Have you ever wished that there was a matchmaking app for you and the coffee you should be drinking? Especially this time of year, the options seem to be limitless: cold brew, flash-chilled, iced latte, iced Americano, any number of iced signature drinks… How’s a body to choose?
Well, we can’t necessarily help you with all of your iced-drink conundrums, but we’d love to guide you through whether it’s cold brew or iced coffee you’re looking for.
What’s the Difference?
Great question, we’re glad you asked.
The primary difference between cold brew and iced coffee is in their very names: “Cold brew” is coffee that is brewed using cold (or room temperature, but not hot) water, which requires a long brewing cycle and usually creates a concentrated beverage. “Iced coffee” you can think of as being hot coffee that is made cold, often by flash-chilling, or brewing it directly onto ice, which is a quicker process.
Due in large part to the difference in their extraction processes (more about this in a moment, though the link above gives a detailed breakdown), cold brew and iced coffee generally have different profiles. Let’s take a closer look at them.
Cold brew Selecting the right coffee beans for cold brew is an important element in achieving the best flavor profile, and smoothness is one of the most noticeable aspects of cold brew's taste. Some describe it as being like the coffee equivalent of chocolate milk. Because hot water is necessary to dissolve some of the more acidic or “bright” compounds from roasted coffee, cold brew tends to have more bass than treble, with chocolate, nuts, caramel, and brown sugar or molasses flavors to the fore. Depending on the dilution level (as cold-brewed coffee typically makes a very highly caffeinated concentrate), it tends to be richer or creamier than most flash-chilled coffee, and is often used as a base for signature or composed drinks.
Iced coffee Brewing hot coffee directly over ice — a process known as flash chilling or Japanese-style brewing — has more of an ability to lock in the delicate flavors that a coffee might have, such as florals, bright and effervescent fruity tones, and lighter sweet notes such as honey or cane sugar. That’s because the compounds that create those flavors require hot water to dissolve them.
More about extraction
As mentioned above, cold-water extraction will take longer than hot-water extraction, which means that when you’re considering your iced options, you’ll want to know how much time you have.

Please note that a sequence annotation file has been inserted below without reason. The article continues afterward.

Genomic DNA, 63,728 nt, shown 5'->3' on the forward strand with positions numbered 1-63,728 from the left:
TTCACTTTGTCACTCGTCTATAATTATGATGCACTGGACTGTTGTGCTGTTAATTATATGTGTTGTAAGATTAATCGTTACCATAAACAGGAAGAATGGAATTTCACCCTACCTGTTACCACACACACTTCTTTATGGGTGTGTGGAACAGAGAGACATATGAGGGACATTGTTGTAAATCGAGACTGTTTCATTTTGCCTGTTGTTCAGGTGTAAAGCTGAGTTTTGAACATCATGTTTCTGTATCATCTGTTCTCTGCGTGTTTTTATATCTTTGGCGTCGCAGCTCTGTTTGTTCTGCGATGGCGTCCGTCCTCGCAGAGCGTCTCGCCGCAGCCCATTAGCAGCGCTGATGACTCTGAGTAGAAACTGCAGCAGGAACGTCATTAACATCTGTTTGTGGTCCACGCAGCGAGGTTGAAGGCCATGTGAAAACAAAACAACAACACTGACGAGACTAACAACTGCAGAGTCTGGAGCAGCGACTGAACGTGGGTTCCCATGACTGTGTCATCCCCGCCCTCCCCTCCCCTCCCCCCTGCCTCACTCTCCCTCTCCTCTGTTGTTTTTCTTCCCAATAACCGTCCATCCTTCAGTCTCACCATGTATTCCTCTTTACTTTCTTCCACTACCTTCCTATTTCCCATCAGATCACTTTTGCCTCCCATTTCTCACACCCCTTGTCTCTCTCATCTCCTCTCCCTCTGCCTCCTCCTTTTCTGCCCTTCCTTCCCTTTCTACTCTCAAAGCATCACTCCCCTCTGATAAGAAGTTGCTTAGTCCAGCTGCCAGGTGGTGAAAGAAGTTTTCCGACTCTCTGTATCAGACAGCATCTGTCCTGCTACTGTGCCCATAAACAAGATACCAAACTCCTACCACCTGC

Cold-brewed coffee generally takes between 12 to 24 hours to brew, though all but about five minutes of that is passive time: All you need to do is grind the coffee, put it in a filter, and submerge it in water. The next day, you’ll have read-to-use cold-brew concentrate that will last up to two weeks in the fridge, and can be both diluted to iced-coffee-like strength or used as an ingredient in a coffee cocktail or mocktail.
Iced coffee takes the same amount of time to make as a batch of hot coffee does, typically between three to five minutes. It’s instantly chilled, which means it’s ready to drink immediately after brewing, though it typically is best consumed within the first 48 hours after being made. Since it’s already diluted to a drinkable level during the brewing process, it’s much harder to use iced coffee in any application other than as a beverage served straight-up.
What about caffeine?
The question of which types of coffee have the most caffeine is an interesting one, in part because it’s very difficult to answer in a generalized way. For starters, Arabica coffee has roughly half the caffeine content of Robusta coffee, so knowing the species of coffee present in a bag or a blend is important. (Some Arabica cultivars are hybrids of Arabica and Robusta coffees, which complicates things even further.)
Second, the caffeine by volume, which we can call CBV, is a significant measure, much as alcohol by volume (ABV) is when it comes to beer, wine, and spirits. For example, a shot of espresso will naturally have a higher CBV than brewed coffee because it is a much smaller beverage, diluted considerably less by water.
Cold-brewed coffee is, like espresso, a concentrate: The concentrate itself has a higher CBV, but once diluted it’s relatively comparable to hot or iced coffee. Concentrated cold brew has roughly 60 to 65 milligram of caffeine per ounce, where hot brewed coffee has about 12 to 15 milligram per ounce. However, a cold-brew coffee drink tends to contain about two ounces of concentrate (120 to 130 milligram caffeine) and six to eight ounces of water, where eight ounces of hot-brewed coffee would contain roughly 72 to 120 milligram caffeine. Flash-chilled iced coffee generally contains between 90 to 120 milligram caffeine.
TL;DR: the absolute basics
Need it in a hurry: Iced coffee
Have a little time: Cold brew
Like chocolate, nuts, rich sweet flavors: Cold brew
Fruit and floral, lighter sweet flavors: Iced coffee
Loves creamy texture: Cold brew
Likes a softer mouthfeel: Iced coffee
Wants to prep a lot ahead of time: Cold brew
Doesn’t need it to keep a long time: Iced coffee
Wants to drink it straight up: Iced coffee
Might want to make a cocktail or mocktail: Cold brew
No fancy brewing equipment: Cold brew
Pour over or automatic brewer: Iced coffee